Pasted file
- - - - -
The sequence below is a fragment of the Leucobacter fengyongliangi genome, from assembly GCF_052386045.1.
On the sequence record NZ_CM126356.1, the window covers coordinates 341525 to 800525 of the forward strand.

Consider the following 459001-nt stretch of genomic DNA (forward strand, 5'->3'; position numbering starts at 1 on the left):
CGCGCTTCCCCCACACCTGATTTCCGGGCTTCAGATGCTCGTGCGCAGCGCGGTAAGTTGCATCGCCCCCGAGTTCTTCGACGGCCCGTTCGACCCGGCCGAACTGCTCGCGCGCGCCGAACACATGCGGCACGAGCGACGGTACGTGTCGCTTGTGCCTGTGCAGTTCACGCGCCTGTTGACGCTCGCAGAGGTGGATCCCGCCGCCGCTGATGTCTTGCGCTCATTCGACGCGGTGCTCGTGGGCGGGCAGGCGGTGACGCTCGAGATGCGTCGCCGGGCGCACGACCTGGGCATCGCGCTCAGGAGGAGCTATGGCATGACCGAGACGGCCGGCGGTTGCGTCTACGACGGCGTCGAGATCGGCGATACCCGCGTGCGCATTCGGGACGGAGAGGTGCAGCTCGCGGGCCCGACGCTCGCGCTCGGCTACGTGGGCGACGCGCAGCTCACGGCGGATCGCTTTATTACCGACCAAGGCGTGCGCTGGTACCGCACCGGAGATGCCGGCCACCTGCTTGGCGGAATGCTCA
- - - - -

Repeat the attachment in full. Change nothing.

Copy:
The sequence below is a fragment of the Leucobacter fengyongliangi genome, from assembly GCF_052386045.1.
On the sequence record NZ_CM126356.1, the window covers coordinates 341525 to 800525 of the forward strand.

Consider the following 459001-nt stretch of genomic DNA (forward strand, 5'->3'; position numbering starts at 1 on the left):
CGCGCTTCCCCCACACCTGATTTCCGGGCTTCAGATGCTCGTGCGCAGCGCGGTAAGTTGCATCGCCCCCGAGTTCTTCGACGGCCCGTTCGACCCGGCCGAACTGCTCGCGCGCGCCGAACACATGCGGCACGAGCGACGGTACGTGTCGCTTGTGCCTGTGCAGTTCACGCGCCTGTTGACGCTCGCAGAGGTGGATCCCGCCGCCGCTGATGTCTTGCGCTCATTCGACGCGGTGCTCGTGGGCGGGCAGGCGGTGACGCTCGAGATGCGTCGCCGGGCGCACGACCTGGGCATCGCGCTCAGGAGGAGCTATGGCATGACCGAGACGGCCGGCGGTTGCGTCTACGACGGCGTCGAGATCGGCGATACCCGCGTGCGCATTCGGGACGGAGAGGTGCAGCTCGCGGGCCCGACGCTCGCGCTCGGCTACGTGGGCGACGCGCAGCTCACGGCGGATCGCTTTATTACCGACCAAGGCGTGCGCTGGTACCGCACCGGAGATGCCGGCCACCTGCTTGGCGGAATGCTCA